Pat Day was born on the 13th of October 1953 in Brush, Colorado. He became interested in horses from a young age and his earliest ambition was to become a rodeo cowboy. However his love for horses turned from broncos to thoroughbreds later in life and it wasn’t long before Day was making a name for himself as an American flat racing jockey.
Day rode his first winner in 1973 at Prescott Downs in Arizona. The race was the first in a line of many great successes that would later bill him as one of the country’s top jockeys. By the time his long and successful career came to an end, he’d won numerous races and awards. He won the Eclipse Award for Outstanding Jockey four times, the George Woolf Memorial Jockey Award in 1985, and he was also inducted to the National Museum of Racing and Hall of Fame in 1991. He has ridden winners of the US Triple Crown races nine times and he won both the Canadian Triple Crown and the Breeder’s Cup Distaff on the legendary filly Dance Smartly. He is the only jockey to have ridden at least one horse in every one of the first 20 Breeder’s Cups – 12 of which he won. Day also has the distinction of being the leading rider at Churchill Downs and Keeneland. In fact, Day often caused havoc at these tracks since bettors would put large amounts of money on him because they were so confident in his ability – a confidence which often proved to be well-founded. In 1989, he set yet another record when he won eight out of nine races in on one day at Arlington Park.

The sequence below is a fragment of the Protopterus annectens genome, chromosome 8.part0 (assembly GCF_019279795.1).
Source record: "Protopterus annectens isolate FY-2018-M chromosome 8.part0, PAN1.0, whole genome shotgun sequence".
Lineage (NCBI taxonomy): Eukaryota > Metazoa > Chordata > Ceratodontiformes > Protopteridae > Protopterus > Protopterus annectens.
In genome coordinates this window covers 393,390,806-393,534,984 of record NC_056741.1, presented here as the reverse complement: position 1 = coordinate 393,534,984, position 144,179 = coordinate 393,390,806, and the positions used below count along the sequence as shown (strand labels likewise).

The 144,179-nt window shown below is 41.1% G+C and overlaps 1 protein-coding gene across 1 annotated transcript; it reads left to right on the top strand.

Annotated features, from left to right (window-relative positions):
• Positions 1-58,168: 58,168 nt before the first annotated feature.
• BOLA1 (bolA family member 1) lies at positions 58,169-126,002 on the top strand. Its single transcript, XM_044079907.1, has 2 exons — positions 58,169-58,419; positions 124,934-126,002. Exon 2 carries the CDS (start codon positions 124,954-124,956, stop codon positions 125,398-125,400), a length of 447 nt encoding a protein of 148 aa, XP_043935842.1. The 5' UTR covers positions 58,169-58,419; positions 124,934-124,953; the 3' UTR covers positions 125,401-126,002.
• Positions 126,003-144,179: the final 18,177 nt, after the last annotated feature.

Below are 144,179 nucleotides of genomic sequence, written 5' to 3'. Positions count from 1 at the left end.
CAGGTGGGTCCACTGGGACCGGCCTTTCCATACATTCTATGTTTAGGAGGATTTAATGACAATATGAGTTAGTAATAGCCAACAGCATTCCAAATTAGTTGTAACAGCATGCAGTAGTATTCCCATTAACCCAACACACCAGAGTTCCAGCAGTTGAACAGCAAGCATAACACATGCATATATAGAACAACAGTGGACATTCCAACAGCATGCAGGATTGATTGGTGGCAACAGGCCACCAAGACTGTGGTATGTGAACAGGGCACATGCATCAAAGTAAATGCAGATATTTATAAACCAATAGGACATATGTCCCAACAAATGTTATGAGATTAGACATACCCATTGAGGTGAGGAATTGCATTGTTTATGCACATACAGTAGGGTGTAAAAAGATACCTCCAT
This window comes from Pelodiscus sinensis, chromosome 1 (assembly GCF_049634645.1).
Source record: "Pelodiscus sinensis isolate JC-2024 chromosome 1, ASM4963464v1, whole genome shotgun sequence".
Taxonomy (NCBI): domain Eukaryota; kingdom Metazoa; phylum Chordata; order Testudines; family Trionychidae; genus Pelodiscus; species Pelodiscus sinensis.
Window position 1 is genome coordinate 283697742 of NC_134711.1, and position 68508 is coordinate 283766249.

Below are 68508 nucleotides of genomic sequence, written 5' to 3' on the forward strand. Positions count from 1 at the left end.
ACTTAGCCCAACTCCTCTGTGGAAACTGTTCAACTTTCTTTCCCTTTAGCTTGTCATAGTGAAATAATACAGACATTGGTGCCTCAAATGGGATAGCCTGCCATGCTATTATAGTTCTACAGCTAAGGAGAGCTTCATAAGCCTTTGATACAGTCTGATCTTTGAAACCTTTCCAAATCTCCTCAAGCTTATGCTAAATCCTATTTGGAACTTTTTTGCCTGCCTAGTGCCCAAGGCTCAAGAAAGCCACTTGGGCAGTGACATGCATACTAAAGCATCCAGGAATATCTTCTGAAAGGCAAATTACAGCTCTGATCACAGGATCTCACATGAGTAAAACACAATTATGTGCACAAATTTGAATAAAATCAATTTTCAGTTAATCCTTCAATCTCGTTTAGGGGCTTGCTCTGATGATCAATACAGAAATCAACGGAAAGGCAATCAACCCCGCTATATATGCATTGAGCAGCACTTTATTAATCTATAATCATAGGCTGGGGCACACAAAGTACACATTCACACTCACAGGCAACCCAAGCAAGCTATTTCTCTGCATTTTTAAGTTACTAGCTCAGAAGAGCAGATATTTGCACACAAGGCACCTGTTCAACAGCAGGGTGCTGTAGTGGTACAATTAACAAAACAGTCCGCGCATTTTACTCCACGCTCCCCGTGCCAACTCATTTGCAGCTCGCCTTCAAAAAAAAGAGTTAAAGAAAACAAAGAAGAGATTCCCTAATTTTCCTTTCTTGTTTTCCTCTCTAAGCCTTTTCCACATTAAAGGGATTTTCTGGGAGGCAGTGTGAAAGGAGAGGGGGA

However it would seem that Day’s highly successful racing career eventually took a toll on him. Not long after undergoing hip surgery that put him out of racing for a while, Day announced his retirement. That was on 3 August 2005 after 32 years of racing, during which he rode 8,804 winners and won US$298 million. Today Pat Day enjoys life as a family man. He resides with his family in Louisville, Kentucky and he still rides, although not in any of the big races. Pat Day continues to remain active in the racing community by serving as a spokesperson for the industry and for the Racetrack Chaplaincy of America. He still holds a number of records and is viewed by many as one of America’s most successful jockeys.